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    Here are some of the mushrooms popping up in the garden bed over the last 2 months.

    70897364-324B-4E0F-B733-D87BD25C2AED.jpeg F458A4EC-D24A-4452-8626-338A206BB32F.jpeg C9482DF7-63A2-4438-A9F8-FB55B2394677.jpeg ECE291D4-1F25-475D-8A97-BF299ED0A4AF.jpeg 27F41761-CC50-422C-A507-002B4FAFFCBE.jpeg 997EE22C-5F8D-4C5A-8F6F-ABF48163B7F9.jpeg 1F134C85-A294-4C3E-9B89-53D7F3CC4E4F.jpeg 403D01AC-24F7-4CA7-9076-DDB4FDF5957D.jpeg
     
  6. Yo_Jo

    Yo_Jo Active Member

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    Thanks Frog for the ID. Is it dangerous or poisonous?
     
  7. Yo_Jo

    Yo_Jo Active Member

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    Also, I have to say this “myxomycete” works fast. It seemed to appear from nowhere overnight. That’s why I originally thought a dog did it’s business in my garden but then it was show up all over the front yard.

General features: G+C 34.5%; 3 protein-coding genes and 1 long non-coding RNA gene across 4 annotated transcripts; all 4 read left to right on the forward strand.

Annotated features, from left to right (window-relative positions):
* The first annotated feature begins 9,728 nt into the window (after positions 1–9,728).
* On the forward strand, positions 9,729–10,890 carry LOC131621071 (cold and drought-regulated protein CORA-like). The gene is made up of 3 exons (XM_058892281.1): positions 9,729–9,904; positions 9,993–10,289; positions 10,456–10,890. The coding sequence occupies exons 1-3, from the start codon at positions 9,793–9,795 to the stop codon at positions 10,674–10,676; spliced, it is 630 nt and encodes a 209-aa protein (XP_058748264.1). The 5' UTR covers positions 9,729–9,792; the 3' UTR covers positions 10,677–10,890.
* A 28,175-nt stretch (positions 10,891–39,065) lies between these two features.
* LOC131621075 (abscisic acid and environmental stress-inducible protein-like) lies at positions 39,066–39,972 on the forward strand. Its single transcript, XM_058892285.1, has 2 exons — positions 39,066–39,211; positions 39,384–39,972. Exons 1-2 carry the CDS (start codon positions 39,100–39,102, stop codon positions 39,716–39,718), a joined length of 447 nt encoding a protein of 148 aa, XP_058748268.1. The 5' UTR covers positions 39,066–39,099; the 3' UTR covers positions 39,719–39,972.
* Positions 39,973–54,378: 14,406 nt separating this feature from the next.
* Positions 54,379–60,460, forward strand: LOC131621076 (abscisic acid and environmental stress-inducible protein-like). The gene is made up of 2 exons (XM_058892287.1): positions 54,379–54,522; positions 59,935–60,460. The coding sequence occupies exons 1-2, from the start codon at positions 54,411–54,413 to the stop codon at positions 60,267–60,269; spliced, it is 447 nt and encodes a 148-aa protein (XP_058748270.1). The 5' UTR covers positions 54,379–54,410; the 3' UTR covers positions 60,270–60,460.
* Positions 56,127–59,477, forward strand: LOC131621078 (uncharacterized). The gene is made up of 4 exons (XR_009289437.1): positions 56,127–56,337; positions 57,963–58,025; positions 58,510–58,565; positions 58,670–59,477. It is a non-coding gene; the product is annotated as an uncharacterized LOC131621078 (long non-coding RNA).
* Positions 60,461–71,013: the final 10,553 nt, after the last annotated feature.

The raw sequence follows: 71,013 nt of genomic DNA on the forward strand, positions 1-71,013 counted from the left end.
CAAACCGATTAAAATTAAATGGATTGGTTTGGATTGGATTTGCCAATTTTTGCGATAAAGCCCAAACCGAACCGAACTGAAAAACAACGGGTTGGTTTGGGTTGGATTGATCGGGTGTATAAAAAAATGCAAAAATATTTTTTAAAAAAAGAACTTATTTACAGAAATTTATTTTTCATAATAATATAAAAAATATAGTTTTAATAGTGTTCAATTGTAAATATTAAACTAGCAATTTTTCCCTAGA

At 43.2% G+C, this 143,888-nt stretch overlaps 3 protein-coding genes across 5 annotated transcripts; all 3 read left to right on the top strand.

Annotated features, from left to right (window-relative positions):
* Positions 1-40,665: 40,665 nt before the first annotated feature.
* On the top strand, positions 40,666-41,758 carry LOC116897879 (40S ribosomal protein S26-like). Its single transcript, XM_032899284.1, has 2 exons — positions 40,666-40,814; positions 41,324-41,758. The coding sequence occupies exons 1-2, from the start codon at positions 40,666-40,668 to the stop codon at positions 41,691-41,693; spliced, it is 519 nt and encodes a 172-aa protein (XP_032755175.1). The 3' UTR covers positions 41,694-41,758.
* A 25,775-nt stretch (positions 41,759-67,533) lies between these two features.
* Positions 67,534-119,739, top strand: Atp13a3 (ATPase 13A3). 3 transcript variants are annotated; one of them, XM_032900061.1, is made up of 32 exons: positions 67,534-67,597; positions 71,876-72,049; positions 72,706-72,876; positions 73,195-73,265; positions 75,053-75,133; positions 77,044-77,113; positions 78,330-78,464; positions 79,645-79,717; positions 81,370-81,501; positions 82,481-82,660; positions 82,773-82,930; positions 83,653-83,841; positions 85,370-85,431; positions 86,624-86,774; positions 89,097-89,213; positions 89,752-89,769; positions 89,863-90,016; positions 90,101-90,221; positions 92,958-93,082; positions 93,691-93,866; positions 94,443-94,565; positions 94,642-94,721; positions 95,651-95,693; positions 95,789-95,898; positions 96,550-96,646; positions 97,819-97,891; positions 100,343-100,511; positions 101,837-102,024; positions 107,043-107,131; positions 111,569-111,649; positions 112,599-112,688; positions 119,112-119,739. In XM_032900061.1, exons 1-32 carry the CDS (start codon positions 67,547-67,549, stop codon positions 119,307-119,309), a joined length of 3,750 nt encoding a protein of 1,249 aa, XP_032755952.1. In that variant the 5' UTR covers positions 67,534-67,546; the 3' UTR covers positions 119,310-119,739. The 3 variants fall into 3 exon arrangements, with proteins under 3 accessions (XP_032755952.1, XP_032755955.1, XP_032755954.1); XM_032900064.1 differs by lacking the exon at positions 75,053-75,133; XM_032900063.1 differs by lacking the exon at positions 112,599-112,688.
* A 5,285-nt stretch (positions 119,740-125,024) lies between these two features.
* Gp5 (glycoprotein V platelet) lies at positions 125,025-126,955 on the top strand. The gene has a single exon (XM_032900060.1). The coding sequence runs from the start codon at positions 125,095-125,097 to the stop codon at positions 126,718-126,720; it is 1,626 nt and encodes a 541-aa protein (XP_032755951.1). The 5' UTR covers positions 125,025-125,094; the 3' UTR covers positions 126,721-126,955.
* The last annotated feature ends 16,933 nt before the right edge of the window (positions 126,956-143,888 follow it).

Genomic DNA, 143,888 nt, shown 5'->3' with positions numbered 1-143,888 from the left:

8. Frog

    Frog Rising Contributor Forums Moderator 10 Years

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    Not dangerous or poisonous ... more likely beneficial for what it adds to the soil in terms of N and such from the post-sporulation leftovers. Is actually edible ... but tastes just kind of water mushroom ish to me, not culinarily inspiring :-)

    Some pretty coprinoids and Peziza sp. in your photo set there.
     
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  9. Yo_Jo

    Yo_Jo Active Member

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    Thanks Frog for the IDs. My tastebuds and stomach will pass on sampling those spores.

    Are those mushrooms edible? Not that I will sample them - just curious. I was told the bad garden mix was made from mushrooms manure.